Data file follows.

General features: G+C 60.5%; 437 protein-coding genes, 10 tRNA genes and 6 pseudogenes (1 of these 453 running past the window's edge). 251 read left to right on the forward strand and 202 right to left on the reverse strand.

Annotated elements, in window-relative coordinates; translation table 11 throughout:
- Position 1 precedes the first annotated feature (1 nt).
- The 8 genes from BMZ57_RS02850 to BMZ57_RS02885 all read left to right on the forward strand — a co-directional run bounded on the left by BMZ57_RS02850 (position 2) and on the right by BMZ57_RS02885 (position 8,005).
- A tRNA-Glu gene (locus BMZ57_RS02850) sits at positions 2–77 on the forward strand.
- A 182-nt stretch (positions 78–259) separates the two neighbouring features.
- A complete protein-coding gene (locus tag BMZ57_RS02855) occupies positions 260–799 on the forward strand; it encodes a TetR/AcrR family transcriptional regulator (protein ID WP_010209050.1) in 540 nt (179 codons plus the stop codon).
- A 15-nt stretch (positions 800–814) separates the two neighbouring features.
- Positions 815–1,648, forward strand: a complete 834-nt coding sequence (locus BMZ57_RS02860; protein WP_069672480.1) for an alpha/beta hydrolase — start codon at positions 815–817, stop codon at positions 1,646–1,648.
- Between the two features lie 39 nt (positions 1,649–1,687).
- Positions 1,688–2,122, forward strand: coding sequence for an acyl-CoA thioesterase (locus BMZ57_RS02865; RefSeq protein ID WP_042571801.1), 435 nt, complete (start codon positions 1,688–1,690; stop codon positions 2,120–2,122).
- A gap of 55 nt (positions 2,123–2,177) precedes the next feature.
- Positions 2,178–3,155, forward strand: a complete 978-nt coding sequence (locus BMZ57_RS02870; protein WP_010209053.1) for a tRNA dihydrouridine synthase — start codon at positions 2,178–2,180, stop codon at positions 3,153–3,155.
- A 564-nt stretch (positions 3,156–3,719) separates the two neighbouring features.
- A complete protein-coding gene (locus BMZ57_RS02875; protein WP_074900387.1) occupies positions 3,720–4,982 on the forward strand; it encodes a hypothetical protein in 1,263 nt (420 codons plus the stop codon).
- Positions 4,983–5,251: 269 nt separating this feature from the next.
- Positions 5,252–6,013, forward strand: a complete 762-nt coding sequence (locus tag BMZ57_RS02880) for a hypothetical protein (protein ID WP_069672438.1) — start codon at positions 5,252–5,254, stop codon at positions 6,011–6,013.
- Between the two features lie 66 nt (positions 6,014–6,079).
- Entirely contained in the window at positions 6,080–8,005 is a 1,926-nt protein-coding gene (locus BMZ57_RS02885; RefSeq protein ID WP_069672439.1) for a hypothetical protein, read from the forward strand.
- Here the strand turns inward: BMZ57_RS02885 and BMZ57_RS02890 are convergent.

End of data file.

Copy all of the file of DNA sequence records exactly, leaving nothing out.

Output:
General features: G+C 60.5%; 437 protein-coding genes, 10 tRNA genes and 6 pseudogenes (1 of these 453 running past the window's edge). 251 read left to right on the forward strand and 202 right to left on the reverse strand.

Annotated elements, in window-relative coordinates; translation table 11 throughout:
- Position 1 precedes the first annotated feature (1 nt).
- The 8 genes from BMZ57_RS02850 to BMZ57_RS02885 all read left to right on the forward strand — a co-directional run bounded on the left by BMZ57_RS02850 (position 2) and on the right by BMZ57_RS02885 (position 8,005).
- A tRNA-Glu gene (locus BMZ57_RS02850) sits at positions 2–77 on the forward strand.
- A 182-nt stretch (positions 78–259) separates the two neighbouring features.
- A complete protein-coding gene (locus tag BMZ57_RS02855) occupies positions 260–799 on the forward strand; it encodes a TetR/AcrR family transcriptional regulator (protein ID WP_010209050.1) in 540 nt (179 codons plus the stop codon).
- A 15-nt stretch (positions 800–814) separates the two neighbouring features.
- Positions 815–1,648, forward strand: a complete 834-nt coding sequence (locus BMZ57_RS02860; protein WP_069672480.1) for an alpha/beta hydrolase — start codon at positions 815–817, stop codon at positions 1,646–1,648.
- Between the two features lie 39 nt (positions 1,649–1,687).
- Positions 1,688–2,122, forward strand: coding sequence for an acyl-CoA thioesterase (locus BMZ57_RS02865; RefSeq protein ID WP_042571801.1), 435 nt, complete (start codon positions 1,688–1,690; stop codon positions 2,120–2,122).
- A gap of 55 nt (positions 2,123–2,177) precedes the next feature.
- Positions 2,178–3,155, forward strand: a complete 978-nt coding sequence (locus BMZ57_RS02870; protein WP_010209053.1) for a tRNA dihydrouridine synthase — start codon at positions 2,178–2,180, stop codon at positions 3,153–3,155.
- A 564-nt stretch (positions 3,156–3,719) separates the two neighbouring features.
- A complete protein-coding gene (locus BMZ57_RS02875; protein WP_074900387.1) occupies positions 3,720–4,982 on the forward strand; it encodes a hypothetical protein in 1,263 nt (420 codons plus the stop codon).
- Positions 4,983–5,251: 269 nt separating this feature from the next.
- Positions 5,252–6,013, forward strand: a complete 762-nt coding sequence (locus tag BMZ57_RS02880) for a hypothetical protein (protein ID WP_069672438.1) — start codon at positions 5,252–5,254, stop codon at positions 6,011–6,013.
- Between the two features lie 66 nt (positions 6,014–6,079).
- Entirely contained in the window at positions 6,080–8,005 is a 1,926-nt protein-coding gene (locus BMZ57_RS02885; RefSeq protein ID WP_069672439.1) for a hypothetical protein, read from the forward strand.
- Here the strand turns inward: BMZ57_RS02885 and BMZ57_RS02890 are convergent.